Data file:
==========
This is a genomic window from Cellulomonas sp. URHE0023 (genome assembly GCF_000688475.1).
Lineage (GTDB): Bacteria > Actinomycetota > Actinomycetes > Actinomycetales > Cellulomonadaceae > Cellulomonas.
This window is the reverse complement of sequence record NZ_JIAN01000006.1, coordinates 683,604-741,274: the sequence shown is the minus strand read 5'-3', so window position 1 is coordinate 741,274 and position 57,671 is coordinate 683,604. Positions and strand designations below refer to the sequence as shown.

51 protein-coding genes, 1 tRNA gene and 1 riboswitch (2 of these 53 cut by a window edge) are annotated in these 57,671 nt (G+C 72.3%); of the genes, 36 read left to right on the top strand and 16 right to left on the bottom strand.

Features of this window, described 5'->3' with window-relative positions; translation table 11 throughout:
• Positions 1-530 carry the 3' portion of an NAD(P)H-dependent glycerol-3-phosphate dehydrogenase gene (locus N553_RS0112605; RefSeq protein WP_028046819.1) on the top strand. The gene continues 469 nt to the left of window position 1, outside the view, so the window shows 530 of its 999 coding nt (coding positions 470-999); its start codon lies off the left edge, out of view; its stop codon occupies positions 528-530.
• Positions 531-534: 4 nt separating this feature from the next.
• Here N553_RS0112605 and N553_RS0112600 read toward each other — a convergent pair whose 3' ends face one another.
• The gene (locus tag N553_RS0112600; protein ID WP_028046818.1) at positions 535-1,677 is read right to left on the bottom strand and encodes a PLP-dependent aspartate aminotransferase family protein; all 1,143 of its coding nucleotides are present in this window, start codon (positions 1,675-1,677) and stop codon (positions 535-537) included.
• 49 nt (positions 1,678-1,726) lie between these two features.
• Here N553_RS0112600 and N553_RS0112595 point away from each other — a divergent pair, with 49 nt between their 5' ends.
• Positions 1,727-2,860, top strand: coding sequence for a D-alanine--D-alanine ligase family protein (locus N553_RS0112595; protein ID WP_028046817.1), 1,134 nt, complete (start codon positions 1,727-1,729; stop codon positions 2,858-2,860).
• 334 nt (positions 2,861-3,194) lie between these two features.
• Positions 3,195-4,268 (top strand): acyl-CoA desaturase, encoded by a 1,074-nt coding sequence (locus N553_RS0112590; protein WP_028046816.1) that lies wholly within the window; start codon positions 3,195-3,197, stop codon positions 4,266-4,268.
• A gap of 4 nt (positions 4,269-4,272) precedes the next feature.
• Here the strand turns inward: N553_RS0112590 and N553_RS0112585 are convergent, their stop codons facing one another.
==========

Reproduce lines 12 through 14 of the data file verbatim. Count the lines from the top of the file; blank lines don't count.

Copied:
• Positions 1,727-2,860, top strand: coding sequence for a D-alanine--D-alanine ligase family protein (locus N553_RS0112595; protein ID WP_028046817.1), 1,134 nt, complete (start codon positions 1,727-1,729; stop codon positions 2,858-2,860).
• 334 nt (positions 2,861-3,194) lie between these two features.
• Positions 3,195-4,268 (top strand): acyl-CoA desaturase, encoded by a 1,074-nt coding sequence (locus N553_RS0112590; protein WP_028046816.1) that lies wholly within the window; start codon positions 3,195-3,197, stop codon positions 4,266-4,268.